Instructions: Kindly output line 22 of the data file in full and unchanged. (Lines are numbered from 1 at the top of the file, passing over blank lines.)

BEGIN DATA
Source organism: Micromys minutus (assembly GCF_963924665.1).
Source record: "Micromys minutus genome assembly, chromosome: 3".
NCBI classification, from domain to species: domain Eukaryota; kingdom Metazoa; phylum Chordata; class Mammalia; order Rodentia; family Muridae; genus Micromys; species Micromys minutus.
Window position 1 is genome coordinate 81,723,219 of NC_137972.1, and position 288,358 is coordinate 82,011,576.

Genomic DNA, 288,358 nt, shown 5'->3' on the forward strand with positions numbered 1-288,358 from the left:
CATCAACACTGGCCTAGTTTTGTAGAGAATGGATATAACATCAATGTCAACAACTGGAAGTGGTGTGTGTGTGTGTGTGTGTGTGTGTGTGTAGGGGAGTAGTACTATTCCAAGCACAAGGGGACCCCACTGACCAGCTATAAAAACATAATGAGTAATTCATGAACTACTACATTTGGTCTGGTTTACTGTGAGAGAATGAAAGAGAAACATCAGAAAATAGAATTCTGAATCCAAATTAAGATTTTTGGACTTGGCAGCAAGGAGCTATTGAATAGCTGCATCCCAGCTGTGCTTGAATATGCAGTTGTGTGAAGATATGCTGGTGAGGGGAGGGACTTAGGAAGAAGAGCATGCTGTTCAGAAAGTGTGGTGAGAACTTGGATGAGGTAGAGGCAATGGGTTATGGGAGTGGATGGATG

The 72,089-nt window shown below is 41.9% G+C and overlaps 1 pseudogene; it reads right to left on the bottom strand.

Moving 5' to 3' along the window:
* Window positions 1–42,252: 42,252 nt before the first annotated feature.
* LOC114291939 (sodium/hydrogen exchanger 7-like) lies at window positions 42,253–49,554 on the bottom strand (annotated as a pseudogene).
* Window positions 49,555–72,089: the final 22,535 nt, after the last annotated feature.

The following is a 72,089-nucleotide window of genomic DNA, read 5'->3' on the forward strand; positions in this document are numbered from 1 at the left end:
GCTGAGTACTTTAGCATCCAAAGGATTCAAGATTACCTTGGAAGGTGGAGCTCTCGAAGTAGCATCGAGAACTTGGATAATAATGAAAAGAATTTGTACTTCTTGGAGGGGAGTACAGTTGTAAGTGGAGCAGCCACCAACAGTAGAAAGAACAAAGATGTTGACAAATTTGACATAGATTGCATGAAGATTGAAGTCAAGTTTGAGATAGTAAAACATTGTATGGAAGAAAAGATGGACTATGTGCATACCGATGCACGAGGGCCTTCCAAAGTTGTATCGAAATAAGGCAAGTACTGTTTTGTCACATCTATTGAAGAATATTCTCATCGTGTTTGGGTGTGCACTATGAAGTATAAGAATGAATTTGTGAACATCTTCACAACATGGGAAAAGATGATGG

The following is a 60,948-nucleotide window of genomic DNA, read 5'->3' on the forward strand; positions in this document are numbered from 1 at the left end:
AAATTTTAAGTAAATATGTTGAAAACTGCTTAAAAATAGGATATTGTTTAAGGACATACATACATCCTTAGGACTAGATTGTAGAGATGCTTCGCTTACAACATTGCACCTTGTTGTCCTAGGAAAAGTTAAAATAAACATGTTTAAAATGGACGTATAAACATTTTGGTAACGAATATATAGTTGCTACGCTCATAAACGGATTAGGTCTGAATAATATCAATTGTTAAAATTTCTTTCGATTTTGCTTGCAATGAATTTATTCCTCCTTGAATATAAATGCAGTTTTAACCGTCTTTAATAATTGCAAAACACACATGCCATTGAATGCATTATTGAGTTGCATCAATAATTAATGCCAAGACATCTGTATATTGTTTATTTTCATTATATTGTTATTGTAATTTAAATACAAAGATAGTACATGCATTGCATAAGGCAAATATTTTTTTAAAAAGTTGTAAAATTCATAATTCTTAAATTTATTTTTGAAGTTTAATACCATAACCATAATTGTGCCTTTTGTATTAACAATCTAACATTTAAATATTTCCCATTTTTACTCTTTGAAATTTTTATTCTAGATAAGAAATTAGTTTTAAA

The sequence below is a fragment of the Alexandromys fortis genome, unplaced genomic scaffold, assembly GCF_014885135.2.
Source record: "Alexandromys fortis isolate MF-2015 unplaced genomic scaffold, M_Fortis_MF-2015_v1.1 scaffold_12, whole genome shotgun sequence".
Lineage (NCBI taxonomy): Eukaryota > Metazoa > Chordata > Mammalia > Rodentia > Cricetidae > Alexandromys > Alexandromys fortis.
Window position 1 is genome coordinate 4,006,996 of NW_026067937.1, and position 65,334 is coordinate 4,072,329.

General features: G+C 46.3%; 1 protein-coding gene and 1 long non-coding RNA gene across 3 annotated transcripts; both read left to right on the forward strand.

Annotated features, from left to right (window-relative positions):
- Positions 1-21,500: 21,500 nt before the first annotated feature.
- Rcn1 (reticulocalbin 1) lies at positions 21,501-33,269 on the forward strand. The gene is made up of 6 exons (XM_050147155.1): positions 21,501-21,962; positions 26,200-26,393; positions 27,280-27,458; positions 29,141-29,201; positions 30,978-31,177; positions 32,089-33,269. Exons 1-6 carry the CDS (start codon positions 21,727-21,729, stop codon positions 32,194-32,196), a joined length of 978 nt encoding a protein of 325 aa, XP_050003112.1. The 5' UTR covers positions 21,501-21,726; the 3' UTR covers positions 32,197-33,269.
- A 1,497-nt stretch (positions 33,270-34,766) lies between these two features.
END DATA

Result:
- Positions 1-21,500: 21,500 nt before the first annotated feature.